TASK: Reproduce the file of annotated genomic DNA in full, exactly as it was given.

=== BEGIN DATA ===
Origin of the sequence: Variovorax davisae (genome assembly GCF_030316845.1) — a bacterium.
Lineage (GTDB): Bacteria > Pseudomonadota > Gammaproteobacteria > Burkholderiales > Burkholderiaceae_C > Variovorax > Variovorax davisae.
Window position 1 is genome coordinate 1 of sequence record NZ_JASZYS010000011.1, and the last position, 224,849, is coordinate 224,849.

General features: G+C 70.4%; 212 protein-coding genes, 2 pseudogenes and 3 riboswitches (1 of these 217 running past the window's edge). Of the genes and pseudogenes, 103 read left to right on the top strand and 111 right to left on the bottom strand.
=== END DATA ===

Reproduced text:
Origin of the sequence: Variovorax davisae (genome assembly GCF_030316845.1) — a bacterium.
Lineage (GTDB): Bacteria > Pseudomonadota > Gammaproteobacteria > Burkholderiales > Burkholderiaceae_C > Variovorax > Variovorax davisae.
Window position 1 is genome coordinate 1 of sequence record NZ_JASZYS010000011.1, and the last position, 224,849, is coordinate 224,849.

General features: G+C 70.4%; 212 protein-coding genes, 2 pseudogenes and 3 riboswitches (1 of these 217 running past the window's edge). Of the genes and pseudogenes, 103 read left to right on the top strand and 111 right to left on the bottom strand.